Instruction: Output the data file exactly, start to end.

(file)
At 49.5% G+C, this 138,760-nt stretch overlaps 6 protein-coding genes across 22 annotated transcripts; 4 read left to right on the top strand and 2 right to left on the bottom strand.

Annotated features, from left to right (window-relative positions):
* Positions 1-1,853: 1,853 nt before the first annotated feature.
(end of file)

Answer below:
At 49.5% G+C, this 138,760-nt stretch overlaps 6 protein-coding genes across 22 annotated transcripts; 4 read left to right on the top strand and 2 right to left on the bottom strand.

Annotated features, from left to right (window-relative positions):
* Positions 1-1,853: 1,853 nt before the first annotated feature.